Then there was a noise, and Beauvoir saw Charbonneau twitch in surprise.
They heard the long, drawn-out scrape of wrought iron against wood. Then silence.
Gamache hadn’t moved, hadn’t been surprised, or if he was he hadn’t shown it. He continued to stare at the door, his hands clasped behind his back. With all the time in the world.
A crack appeared. It widened. And widened.
Beauvoir expected to hear a squeal as old, rusty, unused hinges were finally used. But instead there was no sound at all. Which was even more disconcerting.
The door opened completely, and facing them was a figure in a long black robe. But it wasn’t totally black. There were white epaulettes at the shoulders, and a small apron of white partway down the chest. As though the monk had tucked a linen napkin into his collar and forgotten to remove it.
Tied at his waist was a rope, and attached to that was a ring with a single giant key.
The monk nodded, and stepped aside.
“Merci,” said Gamache.
Beauvoir turned to the boatman and barely resisted giving him the finger.
Had his passengers levitated, the boatman could not have looked more surprised.
On the threshold Chief Inspector Gamache called back.
“Five o’clock then?”
The boatman nodded and managed, “Oui, patron.”
Gamache turned back to the open door, and hesitated. For a heartbeat. Unnoticeable by anyone other than someone who knew him well. Beauvoir looked at Gamache and knew why.
The Chief simply wanted to savor this singular moment. With one step, he would become the first nonreligious ever to set foot into the monastery of Saint-Gilbert-Entre-les-Loups.
Then Gamache took that step, and the others followed.
The door closed behind them with a soft, snug thud. The monk brought up the large key and placed it in a large lock, and turned.
They were locked in.
* * *
Armand Gamache had expected to need a few moments to adjust to the dark interior. He hadn’t expected that he’d need to adjust to the light.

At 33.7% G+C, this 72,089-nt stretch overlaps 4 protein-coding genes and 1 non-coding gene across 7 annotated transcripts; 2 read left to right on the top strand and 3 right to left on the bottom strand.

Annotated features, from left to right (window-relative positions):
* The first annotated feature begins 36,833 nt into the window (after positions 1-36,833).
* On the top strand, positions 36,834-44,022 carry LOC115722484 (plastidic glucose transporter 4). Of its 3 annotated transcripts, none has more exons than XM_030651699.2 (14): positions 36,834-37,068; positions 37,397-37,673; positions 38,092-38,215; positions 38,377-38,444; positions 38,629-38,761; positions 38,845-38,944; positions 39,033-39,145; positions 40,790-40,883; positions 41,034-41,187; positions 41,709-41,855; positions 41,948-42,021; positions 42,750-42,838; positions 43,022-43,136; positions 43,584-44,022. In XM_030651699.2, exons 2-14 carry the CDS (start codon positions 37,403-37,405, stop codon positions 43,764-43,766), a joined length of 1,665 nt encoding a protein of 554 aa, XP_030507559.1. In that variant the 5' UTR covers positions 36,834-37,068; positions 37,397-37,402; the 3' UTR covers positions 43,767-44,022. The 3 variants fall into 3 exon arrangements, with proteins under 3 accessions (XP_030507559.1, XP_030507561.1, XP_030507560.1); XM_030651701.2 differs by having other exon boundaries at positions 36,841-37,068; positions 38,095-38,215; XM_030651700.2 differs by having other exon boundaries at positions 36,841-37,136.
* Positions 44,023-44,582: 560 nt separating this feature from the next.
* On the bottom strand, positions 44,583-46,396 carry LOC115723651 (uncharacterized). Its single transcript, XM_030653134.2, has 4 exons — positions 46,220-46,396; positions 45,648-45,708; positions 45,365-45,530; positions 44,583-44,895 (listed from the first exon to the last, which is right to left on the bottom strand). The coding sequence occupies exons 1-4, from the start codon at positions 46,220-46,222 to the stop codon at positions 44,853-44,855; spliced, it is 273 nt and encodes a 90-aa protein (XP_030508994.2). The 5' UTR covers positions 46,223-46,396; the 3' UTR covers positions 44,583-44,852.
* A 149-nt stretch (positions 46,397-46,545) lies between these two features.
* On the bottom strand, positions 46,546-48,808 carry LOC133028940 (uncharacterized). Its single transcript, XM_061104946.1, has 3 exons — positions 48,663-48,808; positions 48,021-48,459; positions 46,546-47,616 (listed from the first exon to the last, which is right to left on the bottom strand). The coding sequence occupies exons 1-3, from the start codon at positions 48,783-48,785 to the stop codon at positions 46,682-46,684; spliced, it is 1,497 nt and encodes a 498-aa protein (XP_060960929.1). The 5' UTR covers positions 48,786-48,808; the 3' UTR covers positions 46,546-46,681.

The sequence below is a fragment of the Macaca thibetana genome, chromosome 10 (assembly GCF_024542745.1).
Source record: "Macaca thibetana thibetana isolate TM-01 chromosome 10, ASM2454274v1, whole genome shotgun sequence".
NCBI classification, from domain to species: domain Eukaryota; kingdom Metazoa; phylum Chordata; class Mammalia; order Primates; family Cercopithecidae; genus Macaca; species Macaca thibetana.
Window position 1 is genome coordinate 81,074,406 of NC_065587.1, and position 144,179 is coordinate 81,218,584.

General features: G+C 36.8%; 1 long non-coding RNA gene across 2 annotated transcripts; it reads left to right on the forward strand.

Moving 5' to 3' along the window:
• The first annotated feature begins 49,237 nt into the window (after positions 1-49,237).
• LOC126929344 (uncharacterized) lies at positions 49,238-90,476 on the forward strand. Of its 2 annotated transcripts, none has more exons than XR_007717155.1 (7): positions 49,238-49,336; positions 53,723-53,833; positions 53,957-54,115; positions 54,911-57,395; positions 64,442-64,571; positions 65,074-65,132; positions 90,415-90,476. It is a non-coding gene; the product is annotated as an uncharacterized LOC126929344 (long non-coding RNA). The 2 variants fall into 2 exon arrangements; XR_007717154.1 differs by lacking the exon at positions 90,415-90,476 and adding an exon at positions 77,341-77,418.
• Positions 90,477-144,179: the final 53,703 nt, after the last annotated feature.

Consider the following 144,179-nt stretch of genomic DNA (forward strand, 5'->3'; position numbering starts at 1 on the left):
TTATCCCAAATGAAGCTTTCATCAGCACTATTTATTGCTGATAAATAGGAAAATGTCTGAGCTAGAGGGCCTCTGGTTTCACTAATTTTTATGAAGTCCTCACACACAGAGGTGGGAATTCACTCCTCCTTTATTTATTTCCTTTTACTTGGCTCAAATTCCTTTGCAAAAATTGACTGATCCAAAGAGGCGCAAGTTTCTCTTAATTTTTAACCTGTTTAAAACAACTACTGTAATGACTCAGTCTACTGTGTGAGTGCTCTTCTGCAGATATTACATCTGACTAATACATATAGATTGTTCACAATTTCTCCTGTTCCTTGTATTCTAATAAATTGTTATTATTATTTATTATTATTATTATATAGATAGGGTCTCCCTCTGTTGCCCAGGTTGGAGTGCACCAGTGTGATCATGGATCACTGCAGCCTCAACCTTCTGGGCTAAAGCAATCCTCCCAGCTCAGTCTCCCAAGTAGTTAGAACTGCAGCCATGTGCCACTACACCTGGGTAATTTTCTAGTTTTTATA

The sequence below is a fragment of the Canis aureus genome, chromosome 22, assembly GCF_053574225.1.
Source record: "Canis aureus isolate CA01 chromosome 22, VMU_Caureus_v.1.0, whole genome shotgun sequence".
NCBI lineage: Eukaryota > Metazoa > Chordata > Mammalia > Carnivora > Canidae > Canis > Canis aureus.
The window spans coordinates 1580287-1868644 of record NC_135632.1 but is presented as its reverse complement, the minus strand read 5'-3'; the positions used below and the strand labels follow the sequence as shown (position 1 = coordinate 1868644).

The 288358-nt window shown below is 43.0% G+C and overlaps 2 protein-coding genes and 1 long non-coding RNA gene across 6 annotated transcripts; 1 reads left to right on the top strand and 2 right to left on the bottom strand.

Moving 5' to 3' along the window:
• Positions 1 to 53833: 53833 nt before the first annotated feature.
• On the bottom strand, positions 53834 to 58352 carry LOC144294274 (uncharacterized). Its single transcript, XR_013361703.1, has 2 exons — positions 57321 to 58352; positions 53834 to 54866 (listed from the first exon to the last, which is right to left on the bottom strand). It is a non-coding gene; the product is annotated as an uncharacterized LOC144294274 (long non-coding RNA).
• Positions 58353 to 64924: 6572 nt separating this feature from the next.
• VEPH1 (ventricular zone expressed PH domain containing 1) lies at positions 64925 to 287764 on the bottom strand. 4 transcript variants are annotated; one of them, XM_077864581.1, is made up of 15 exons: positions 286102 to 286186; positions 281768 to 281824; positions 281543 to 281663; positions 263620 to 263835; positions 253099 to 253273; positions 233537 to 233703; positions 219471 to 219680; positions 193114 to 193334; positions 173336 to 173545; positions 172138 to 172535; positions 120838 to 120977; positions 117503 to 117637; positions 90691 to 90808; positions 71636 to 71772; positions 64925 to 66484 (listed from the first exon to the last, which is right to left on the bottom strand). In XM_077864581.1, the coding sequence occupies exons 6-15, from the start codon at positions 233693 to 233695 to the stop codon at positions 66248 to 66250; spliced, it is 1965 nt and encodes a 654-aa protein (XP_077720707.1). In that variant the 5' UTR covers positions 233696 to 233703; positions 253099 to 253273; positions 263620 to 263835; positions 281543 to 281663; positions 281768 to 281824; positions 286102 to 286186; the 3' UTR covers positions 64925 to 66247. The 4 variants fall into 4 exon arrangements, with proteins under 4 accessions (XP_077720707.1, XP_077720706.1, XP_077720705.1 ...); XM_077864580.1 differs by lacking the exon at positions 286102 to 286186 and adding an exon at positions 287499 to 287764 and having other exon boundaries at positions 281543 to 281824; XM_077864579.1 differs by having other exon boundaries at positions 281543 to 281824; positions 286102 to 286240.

Far from being dim, the interior was luminous.
A long wide corridor of gray stones opened up ahead of them, ending in a closed door at the far end. But what struck the Chief, what must have struck every man, every monk, who entered those doors for centuries, was the light.
The corridor was filled with rainbows. Giddy prisms. Bouncing off the hard stone walls. Pooling on the slate floors. They shifted and merged and separated, as though alive.
The Chief Inspector knew his mouth had dropped open, but he didn’t care. He’d never, in a life of seeing many astonishing things, seen anything quite like this. It was like walking into joy.
He turned and caught the eye of the monk. And held it for a moment.
There was no joy there. Just pain. The darkness Gamache had expected to find inside the monastery was not in the walls, but in the men. Or, at least, in this man.
Then, without a word, the monk turned and walked down the hallway. His pace was swift, but his feet made almost no sound. There was just a slight swish as his robe brushed the stones. Brushed past the rainbows.
The Sûreté officers hiked their packs securely over their shoulders and stepped into the warm prisms.
As he followed the monk, Gamache looked up and around. The light came from windows high up the walls. There were no windows at head height. The first were ten feet off the ground. And then another bank of windows above that. Through them Gamache could see blue, blue skies, a few clouds, and the tops of trees, as though they were bending to look in. Just as he was looking out.
The glass was old. Leaded. Imperfect. And it was the imperfections that were creating the play of light.
There was no adornment on the walls. No need.
The monk opened the door and they walked through into a larger, cooler space. Here the rainbows were directed to a single point. The altar.
This was the church.
The monk rushed across it, managing to genuflect on the fly. His pace had picked up, as though the monastery was slightly tilted and they were tumbling toward their destination.
Gamache glanced around, quickly taking in his surroundings. These were sights and sounds never experienced by men who actually got to leave.
The chapel smelled of incense. But not the musky, stale scent of so many churches in Québec, that smelled as though they were trying to hide something rotten. Here the scent was more natural. Like flowers or fresh herbs.
Gamache took it all in, in a series of swift impressions.
There was no somber and cautionary stained glass here. He realized the windows high on the walls were angled slightly so that the light fell to the simple, austere altar first. It was unadorned. Except for the cheerful light, which played on top of it and radiated to the walls and illuminated the farthest corners of the room.